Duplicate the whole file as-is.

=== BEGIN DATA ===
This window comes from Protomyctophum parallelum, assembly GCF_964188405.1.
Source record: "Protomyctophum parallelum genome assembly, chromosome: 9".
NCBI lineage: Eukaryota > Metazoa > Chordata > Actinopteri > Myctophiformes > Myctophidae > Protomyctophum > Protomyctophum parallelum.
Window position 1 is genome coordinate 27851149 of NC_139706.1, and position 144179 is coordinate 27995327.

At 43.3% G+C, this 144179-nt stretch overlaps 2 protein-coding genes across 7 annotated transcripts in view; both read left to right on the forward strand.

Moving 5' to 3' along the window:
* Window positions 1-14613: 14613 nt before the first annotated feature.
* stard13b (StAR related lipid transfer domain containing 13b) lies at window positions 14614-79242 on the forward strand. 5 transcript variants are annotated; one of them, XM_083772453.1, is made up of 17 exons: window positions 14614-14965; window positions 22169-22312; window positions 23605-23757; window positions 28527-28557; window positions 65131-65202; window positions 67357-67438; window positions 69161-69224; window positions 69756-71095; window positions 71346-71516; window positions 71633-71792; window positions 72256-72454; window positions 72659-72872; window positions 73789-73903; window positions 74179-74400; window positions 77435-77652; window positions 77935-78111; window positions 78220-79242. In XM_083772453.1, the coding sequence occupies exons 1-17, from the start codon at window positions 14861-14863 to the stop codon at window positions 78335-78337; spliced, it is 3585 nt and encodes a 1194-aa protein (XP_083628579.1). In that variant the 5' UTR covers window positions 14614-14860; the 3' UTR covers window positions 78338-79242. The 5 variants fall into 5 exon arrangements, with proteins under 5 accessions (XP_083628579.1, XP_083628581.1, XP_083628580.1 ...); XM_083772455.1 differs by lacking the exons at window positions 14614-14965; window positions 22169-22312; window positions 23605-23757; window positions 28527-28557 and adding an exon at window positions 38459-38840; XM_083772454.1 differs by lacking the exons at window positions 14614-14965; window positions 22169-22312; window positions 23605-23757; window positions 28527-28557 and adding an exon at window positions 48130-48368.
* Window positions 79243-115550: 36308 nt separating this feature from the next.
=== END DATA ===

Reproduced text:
This window comes from Protomyctophum parallelum, assembly GCF_964188405.1.
Source record: "Protomyctophum parallelum genome assembly, chromosome: 9".
NCBI lineage: Eukaryota > Metazoa > Chordata > Actinopteri > Myctophiformes > Myctophidae > Protomyctophum > Protomyctophum parallelum.
Window position 1 is genome coordinate 27851149 of NC_139706.1, and position 144179 is coordinate 27995327.

At 43.3% G+C, this 144179-nt stretch overlaps 2 protein-coding genes across 7 annotated transcripts in view; both read left to right on the forward strand.

Moving 5' to 3' along the window:
* Window positions 1-14613: 14613 nt before the first annotated feature.
* stard13b (StAR related lipid transfer domain containing 13b) lies at window positions 14614-79242 on the forward strand. 5 transcript variants are annotated; one of them, XM_083772453.1, is made up of 17 exons: window positions 14614-14965; window positions 22169-22312; window positions 23605-23757; window positions 28527-28557; window positions 65131-65202; window positions 67357-67438; window positions 69161-69224; window positions 69756-71095; window positions 71346-71516; window positions 71633-71792; window positions 72256-72454; window positions 72659-72872; window positions 73789-73903; window positions 74179-74400; window positions 77435-77652; window positions 77935-78111; window positions 78220-79242. In XM_083772453.1, the coding sequence occupies exons 1-17, from the start codon at window positions 14861-14863 to the stop codon at window positions 78335-78337; spliced, it is 3585 nt and encodes a 1194-aa protein (XP_083628579.1). In that variant the 5' UTR covers window positions 14614-14860; the 3' UTR covers window positions 78338-79242. The 5 variants fall into 5 exon arrangements, with proteins under 5 accessions (XP_083628579.1, XP_083628581.1, XP_083628580.1 ...); XM_083772455.1 differs by lacking the exons at window positions 14614-14965; window positions 22169-22312; window positions 23605-23757; window positions 28527-28557 and adding an exon at window positions 38459-38840; XM_083772454.1 differs by lacking the exons at window positions 14614-14965; window positions 22169-22312; window positions 23605-23757; window positions 28527-28557 and adding an exon at window positions 48130-48368.
* Window positions 79243-115550: 36308 nt separating this feature from the next.